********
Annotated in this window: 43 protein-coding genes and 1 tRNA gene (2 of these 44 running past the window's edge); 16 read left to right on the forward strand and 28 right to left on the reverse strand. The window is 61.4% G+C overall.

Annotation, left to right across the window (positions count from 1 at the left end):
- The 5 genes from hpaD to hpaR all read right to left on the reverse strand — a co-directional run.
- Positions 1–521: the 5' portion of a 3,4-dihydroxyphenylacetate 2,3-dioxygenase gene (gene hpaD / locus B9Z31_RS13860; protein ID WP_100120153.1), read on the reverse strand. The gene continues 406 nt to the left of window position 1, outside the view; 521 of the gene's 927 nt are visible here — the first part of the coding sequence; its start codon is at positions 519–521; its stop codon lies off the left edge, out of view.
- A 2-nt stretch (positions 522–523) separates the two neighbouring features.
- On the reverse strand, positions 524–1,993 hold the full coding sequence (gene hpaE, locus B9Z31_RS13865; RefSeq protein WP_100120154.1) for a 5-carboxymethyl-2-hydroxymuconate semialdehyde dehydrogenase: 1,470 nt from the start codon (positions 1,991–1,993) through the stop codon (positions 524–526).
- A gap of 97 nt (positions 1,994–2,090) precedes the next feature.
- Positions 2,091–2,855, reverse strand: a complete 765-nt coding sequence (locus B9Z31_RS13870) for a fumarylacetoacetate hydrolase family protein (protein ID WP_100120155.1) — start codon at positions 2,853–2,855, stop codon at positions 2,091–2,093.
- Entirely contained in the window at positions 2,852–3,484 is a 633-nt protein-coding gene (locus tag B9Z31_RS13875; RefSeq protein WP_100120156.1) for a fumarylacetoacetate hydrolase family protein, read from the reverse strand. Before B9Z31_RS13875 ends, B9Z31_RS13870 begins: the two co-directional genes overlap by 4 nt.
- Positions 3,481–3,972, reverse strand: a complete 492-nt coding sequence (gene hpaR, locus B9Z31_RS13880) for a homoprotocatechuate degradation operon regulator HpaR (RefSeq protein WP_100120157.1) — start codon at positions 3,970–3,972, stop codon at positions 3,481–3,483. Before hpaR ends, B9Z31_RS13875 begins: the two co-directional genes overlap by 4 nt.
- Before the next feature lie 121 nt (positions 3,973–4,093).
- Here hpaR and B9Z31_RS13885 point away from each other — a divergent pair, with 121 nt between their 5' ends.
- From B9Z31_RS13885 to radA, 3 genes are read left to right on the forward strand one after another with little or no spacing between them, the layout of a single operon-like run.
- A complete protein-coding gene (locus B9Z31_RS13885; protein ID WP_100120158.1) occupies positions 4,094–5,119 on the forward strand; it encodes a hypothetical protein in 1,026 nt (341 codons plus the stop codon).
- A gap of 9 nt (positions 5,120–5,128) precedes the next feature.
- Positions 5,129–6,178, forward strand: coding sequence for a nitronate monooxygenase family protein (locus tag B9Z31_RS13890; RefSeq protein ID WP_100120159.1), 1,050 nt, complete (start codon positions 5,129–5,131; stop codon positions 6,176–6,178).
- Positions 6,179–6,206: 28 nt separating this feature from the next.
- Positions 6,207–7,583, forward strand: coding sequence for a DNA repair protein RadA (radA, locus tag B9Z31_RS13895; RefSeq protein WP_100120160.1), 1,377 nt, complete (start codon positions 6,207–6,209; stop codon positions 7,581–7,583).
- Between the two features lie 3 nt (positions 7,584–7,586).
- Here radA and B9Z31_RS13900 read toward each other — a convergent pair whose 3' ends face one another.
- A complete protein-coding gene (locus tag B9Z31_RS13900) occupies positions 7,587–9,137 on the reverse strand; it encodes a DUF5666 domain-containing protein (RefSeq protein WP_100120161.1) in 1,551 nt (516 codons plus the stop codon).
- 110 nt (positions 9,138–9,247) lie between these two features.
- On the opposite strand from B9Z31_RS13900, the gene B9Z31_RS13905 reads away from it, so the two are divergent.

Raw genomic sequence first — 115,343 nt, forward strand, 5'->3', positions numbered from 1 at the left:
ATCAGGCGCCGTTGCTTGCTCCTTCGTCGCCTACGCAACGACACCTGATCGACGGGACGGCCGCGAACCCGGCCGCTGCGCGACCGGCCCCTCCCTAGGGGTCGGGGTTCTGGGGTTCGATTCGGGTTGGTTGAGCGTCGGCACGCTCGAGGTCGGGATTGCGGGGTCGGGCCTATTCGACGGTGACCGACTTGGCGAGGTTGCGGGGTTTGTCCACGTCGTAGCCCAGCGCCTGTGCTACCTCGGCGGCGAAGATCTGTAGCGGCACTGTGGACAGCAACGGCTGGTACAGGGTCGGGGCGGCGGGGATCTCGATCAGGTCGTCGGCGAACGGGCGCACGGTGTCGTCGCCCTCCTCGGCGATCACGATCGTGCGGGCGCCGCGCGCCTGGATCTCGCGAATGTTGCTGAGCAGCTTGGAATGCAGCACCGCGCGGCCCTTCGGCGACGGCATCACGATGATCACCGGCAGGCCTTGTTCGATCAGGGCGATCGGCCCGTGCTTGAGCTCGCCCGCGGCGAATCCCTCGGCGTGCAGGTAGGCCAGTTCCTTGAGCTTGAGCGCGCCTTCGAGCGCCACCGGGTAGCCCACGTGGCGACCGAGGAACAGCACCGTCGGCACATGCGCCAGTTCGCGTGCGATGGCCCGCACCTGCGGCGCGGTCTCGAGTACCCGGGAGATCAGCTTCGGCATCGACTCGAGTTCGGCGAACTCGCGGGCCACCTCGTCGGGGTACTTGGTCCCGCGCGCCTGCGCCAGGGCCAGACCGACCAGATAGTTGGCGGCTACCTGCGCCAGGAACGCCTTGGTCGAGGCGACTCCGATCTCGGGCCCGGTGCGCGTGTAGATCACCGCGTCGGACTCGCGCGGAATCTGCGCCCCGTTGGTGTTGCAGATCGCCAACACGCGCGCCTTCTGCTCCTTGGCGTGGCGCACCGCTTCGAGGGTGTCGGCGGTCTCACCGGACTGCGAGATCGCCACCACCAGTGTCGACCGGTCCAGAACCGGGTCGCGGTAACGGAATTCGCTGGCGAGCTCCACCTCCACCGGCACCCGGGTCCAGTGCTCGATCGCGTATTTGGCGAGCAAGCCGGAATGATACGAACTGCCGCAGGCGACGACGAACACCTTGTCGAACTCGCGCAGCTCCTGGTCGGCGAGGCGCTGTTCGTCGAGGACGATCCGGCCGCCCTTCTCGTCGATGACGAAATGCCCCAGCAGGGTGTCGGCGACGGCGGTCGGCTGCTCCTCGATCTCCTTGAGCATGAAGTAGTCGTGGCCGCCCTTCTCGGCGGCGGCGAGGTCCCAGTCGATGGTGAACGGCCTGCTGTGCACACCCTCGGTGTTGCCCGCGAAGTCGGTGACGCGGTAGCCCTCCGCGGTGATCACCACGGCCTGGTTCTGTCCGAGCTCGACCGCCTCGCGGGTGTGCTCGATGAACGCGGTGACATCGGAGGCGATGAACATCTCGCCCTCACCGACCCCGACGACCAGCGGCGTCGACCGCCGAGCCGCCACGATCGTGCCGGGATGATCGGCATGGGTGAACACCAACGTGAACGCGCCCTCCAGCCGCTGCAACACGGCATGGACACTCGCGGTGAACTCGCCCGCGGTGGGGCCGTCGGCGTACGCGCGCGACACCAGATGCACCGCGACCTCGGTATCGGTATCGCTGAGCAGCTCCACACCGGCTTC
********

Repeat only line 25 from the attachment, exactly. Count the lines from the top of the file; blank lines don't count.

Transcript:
ATCAGGCGCCGTTGCTTGCTCCTTCGTCGCCTACGCAACGACACCTGATCGACGGGACGGCCGCGAACCCGGCCGCTGCGCGACCGGCCCCTCCCTAGGGGTCGGGGTTCTGGGGTTCGATTCGGGTTGGTTGAGCGTCGGCACGCTCGAGGTCGGGATTGCGGGGTCGGGCCTATTCGACGGTGACCGACTTGGCGAGGTTGCGGGGTTTGTCCACGTCGTAGCCCAGCGCCTGTGCTACCTCGGCGGCGAAGATCTGTAGCGGCACTGTGGACAGCAACGGCTGGTACAGGGTCGGGGCGGCGGGGATCTCGATCAGGTCGTCGGCGAACGGGCGCACGGTGTCGTCGCCCTCCTCGGCGATCACGATCGTGCGGGCGCCGCGCGCCTGGATCTCGCGAATGTTGCTGAGCAGCTTGGAATGCAGCACCGCGCGGCCCTTCGGCGACGGCATCACGATGATCACCGGCAGGCCTTGTTCGATCAGGGCGATCGGCCCGTGCTTGAGCTCGCCCGCGGCGAATCCCTCGGCGTGCAGGTAGGCCAGTTCCTTGAGCTTGAGCGCGCCTTCGAGCGCCACCGGGTAGCCCACGTGGCGACCGAGGAACAGCACCGTCGGCACATGCGCCAGTTCGCGTGCGATGGCCCGCACCTGCGGCGCGGTCTCGAGTACCCGGGAGATCAGCTTCGGCATCGACTCGAGTTCGGCGAACTCGCGGGCCACCTCGTCGGGGTACTTGGTCCCGCGCGCCTGCGCCAGGGCCAGACCGACCAGATAGTTGGCGGCTACCTGCGCCAGGAACGCCTTGGTCGAGGCGACTCCGATCTCGGGCCCGGTGCGCGTGTAGATCACCGCGTCGGACTCGCGCGGAATCTGCGCCCCGTTGGTGTTGCAGATCGCCAACACGCGCGCCTTCTGCTCCTTGGCGTGGCGCACCGCTTCGAGGGTGTCGGCGGTCTCACCGGACTGCGAGATCGCCACCACCAGTGTCGACCGGTCCAGAACCGGGTCGCGGTAACGGAATTCGCTGGCGAGCTCCACCTCCACCGGCACCCGGGTCCAGTGCTCGATCGCGTATTTGGCGAGCAAGCCGGAATGATACGAACTGCCGCAGGCGACGACGAACACCTTGTCGAACTCGCGCAGCTCCTGGTCGGCGAGGCGCTGTTCGTCGAGGACGATCCGGCCGCCCTTCTCGTCGATGACGAAATGCCCCAGCAGGGTGTCGGCGACGGCGGTCGGCTGCTCCTCGATCTCCTTGAGCATGAAGTAGTCGTGGCCGCCCTTCTCGGCGGCGGCGAGGTCCCAGTCGATGGTGAACGGCCTGCTGTGCACACCCTCGGTGTTGCCCGCGAAGTCGGTGACGCGGTAGCCCTCCGCGGTGATCACCACGGCCTGGTTCTGTCCGAGCTCGACCGCCTCGCGGGTGTGCTCGATGAACGCGGTGACATCGGAGGCGATGAACATCTCGCCCTCACCGACCCCGACGACCAGCGGCGTCGACCGCCGAGCCGCCACGATCGTGCCGGGATGATCGGCATGGGTGAACACCAACGTGAACGCGCCCTCCAGCCGCTGCAACACGGCATGGACACTCGCGGTGAACTCGCCCGCGGTGGGGCCGTCGGCGTACGCGCGCGACACCAGATGCACCGCGACCTCGGTATCGGTATCGCTGAGCAGCTCCACACCGGCTTC